Sitting on the walls of the Malecon fronting Castillo de San Salvador de la Punta in Havana, Cuba. April 30, 2015.

Sitting on the walls of the Malecon fronting Castillo de San Salvador de la Punta in Havana, Cuba. April 30, 2015. || As the primary Spanish port in the Caribbean & the annual congregation point for Spain’s Caribbean treasure fleet on their way back from the New World, Havana was a dangling carrot for pirates in the 16th and 17th centuries who regularly scourged the city. Today the legacy of past battles can be witnessed in a cache of well-preserved forts all over Cuba; Havana alone boasts four of the finest examples of 16th century military architecture in the Americas, all remarkably preserved in their original state and all UNESCO World Heritage sites along with Habana Vieja (Old Havana). Castillo de San Salvador de la Punta, marking one end of the Malecon, is one of two forts guarding Havana harbour. Construction began in the 1580s but the fort wasn’t actually completed until the 1620s. Built with thick walls in a polygon layout designed to fit with the coastal topography, the fort, like all Cuban forts, was built to last and last it has.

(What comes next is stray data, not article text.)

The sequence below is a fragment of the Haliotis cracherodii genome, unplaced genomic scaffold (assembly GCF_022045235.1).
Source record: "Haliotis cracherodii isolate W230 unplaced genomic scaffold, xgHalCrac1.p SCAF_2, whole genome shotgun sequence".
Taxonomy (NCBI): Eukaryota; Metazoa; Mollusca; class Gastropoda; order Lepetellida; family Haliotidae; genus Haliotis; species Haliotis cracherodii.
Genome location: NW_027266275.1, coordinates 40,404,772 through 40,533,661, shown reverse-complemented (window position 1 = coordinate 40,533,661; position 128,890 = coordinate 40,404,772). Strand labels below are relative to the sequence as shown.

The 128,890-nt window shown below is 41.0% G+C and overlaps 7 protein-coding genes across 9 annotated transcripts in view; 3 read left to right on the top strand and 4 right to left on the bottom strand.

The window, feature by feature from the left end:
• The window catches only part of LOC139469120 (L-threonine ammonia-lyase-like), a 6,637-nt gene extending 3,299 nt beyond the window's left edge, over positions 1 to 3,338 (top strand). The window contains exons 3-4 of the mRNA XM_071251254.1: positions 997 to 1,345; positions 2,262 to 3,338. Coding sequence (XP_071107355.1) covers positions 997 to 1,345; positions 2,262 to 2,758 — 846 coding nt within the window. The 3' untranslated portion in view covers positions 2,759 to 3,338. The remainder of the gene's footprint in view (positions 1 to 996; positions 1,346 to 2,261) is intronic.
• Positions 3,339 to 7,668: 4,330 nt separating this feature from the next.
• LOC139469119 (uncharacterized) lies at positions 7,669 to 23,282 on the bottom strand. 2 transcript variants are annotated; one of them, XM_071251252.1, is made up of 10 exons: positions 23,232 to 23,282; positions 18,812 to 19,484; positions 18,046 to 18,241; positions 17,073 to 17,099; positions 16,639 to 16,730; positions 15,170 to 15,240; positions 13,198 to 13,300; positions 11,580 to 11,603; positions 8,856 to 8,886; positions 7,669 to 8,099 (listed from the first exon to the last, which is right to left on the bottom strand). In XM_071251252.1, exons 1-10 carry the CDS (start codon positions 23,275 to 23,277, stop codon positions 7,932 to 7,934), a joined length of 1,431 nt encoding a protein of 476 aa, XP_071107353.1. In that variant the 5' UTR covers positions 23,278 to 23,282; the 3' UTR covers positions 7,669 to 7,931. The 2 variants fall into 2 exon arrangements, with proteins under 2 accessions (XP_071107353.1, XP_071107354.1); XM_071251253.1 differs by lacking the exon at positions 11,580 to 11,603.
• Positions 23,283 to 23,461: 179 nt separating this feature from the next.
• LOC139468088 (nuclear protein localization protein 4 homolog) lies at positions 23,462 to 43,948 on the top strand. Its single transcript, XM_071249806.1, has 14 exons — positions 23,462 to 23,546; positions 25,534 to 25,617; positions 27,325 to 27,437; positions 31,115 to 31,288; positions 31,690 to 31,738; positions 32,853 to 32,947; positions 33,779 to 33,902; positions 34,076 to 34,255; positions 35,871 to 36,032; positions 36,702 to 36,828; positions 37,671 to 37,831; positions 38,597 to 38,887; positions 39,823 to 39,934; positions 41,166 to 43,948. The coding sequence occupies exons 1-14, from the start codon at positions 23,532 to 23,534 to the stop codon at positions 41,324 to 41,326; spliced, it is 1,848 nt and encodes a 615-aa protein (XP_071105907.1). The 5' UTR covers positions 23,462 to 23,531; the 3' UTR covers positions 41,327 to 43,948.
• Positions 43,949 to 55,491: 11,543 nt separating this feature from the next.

Havana was founded in 1519 by the Spanish. By the 17th century, it had become one of the Caribbean’s main centres for ship-building. Although it is today a sprawling metropolis of 2 million inhabitants, its old centre retains an interesting mix of Baroque and neoclassical monuments, and a homogeneous ensemble of private houses with arcades, balconies, wrought-iron gates and internal courtyards.

– UNESCO commenting on Habana Vieja (Old Havana) & and its Fortification System

Habana Vieja (Old Havana)